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It's excellent news that the LMS are to re-publish Cassels & Fröhlich. There are many other excellent mathematics books which are just about impossible (or at least very expensive) to get hold of, though this problem seems to be getting a bit better with some texts being printed on demand.

Which book(s) would you most like to see re-published?

A couple of comments:

Perhaps nobody under 30 actually reads real books made from trees any more, but personally I find it more convenient to refer to a paper copy, to the extent that I will happily buy a copy of something which is available free on-line (like SGA 1 and 2, or Milne's Arithmetic Duality Theorems).

And of course there can be legal issues with re-publishing works - EGA & SGA seem to be a case in point at the moment.

Here are two to start off with:

  • Manin, Cubic forms
  • Grothendieck et al., Dix exposés sur la cohomologie des schémas

(not including Cassels & Fröhlich because I picked up a copy on Amazon a couple of years ago :-) )

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Is this a questionaire by booksellers. – Sunni Mar 15 '10 at 14:50
If there are any reading, maybe they will take note... – Martin Bright Mar 15 '10 at 14:59
Reprints in Theory and Applications of Categories ( makes it its business to reprint out-of-print books in category theory. At least five books, plus a bunch of classic but hard-to-get-hold-of papers, have appeared so far. If you have suggestions, contact me or another editor. – Tom Leinster Mar 15 '10 at 15:26
Néron models is in this year's Springer Yellow Sale? – Wanderer Mar 15 '10 at 17:25
I was going to say Grunbaum & Shephard, Tilings and Patterns, but it turns out it's being re-issued---in paperback, no less---later this year. I love dover books. – Leah Wrenn Berman Mar 15 '10 at 20:10

32 Answers 32

The following link may be relevant: - a blog devoted to trying to see which math books are in most dire need of reprinting.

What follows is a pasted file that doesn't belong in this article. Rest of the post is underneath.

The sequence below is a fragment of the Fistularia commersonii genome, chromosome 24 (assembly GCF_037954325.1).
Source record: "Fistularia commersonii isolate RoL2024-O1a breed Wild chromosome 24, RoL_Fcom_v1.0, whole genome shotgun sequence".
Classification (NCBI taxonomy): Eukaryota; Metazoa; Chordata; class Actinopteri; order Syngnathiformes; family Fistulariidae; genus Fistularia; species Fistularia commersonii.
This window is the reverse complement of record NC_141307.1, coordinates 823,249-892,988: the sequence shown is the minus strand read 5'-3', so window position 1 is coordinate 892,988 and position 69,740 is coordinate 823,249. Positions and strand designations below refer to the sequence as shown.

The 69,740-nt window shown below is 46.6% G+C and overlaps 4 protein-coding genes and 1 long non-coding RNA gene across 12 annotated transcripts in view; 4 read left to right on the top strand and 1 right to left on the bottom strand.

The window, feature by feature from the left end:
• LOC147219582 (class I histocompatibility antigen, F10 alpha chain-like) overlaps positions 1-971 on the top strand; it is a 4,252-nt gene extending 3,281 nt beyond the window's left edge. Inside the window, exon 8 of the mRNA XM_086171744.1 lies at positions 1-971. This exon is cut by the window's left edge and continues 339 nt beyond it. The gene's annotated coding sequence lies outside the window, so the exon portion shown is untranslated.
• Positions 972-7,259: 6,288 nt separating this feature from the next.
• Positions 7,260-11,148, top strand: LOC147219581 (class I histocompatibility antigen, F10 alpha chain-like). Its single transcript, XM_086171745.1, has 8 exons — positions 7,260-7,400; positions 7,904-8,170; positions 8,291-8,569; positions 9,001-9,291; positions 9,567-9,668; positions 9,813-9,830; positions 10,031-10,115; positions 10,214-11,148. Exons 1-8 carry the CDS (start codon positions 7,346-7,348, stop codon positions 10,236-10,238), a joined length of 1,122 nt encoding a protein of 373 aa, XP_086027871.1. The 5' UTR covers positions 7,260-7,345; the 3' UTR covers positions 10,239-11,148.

Also For some backround info about this site.

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Methods of representation theory (Vol 1+2) by Curtis and Reiner. It's a shame that this is out of print!

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It's really a shame! And obviously there is a high demand for them. Look at amazon or ebay. The books are sold for more than 300$. Really insane. – Tilemachos Vassias Apr 4 '10 at 16:45
Both volumes are available at the Gigapedia – Jose Brox Jul 6 '10 at 12:56

After a quick pop over to my Amazon wish list, the following 4 have been pretty unattainable to me for as long as I've been looking:

Galois Cohomology of Algebraic Number Fields, by Haberland
Class Field Theory, by Neukirch
Arithmetic Geometry, by Cornell et al.
Number Theory, by Borevich and Shafarevich

(So if anyone has one they want to get rid of...)

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Neukirch and Borevich-Shafarevich are available through, (as is Cornell et al, although some copies have fantasy prices). – Franz Lemmermeyer Mar 15 '10 at 15:55
As far as I can tell, the whole content of Neukirch's "Class Field Theory" is embedded in his big book "Algebraic Number Theory". – Robin Chapman Mar 15 '10 at 17:53
@Robin: Exactly! Just Neukirch's older German book on class field theory (Klassenkörpertheorie) is different (there the cohomological approach is taken). – user717 Mar 15 '10 at 18:35
About a month and a half ago I noticed Amazon had Arithmetic Geometry available again...well, to ship in 1 to 2 months. It also claimed to be a revised second printing with a new index. I ordered it and got it after about 1 week and a half. It doesn't have an index, but it is Arithmetic Geometry...although some of the pages are printed strangely, i.e., the bottom margin is way too small. Still well worth $56 though. – Keenan Kidwell Feb 19 '12 at 15:22
Hi, the old Neukirch, Class Field Theory was republished by Alexander Schmidt: (German only, but an English version will appear soon) – Timo Keller Feb 19 '12 at 18:56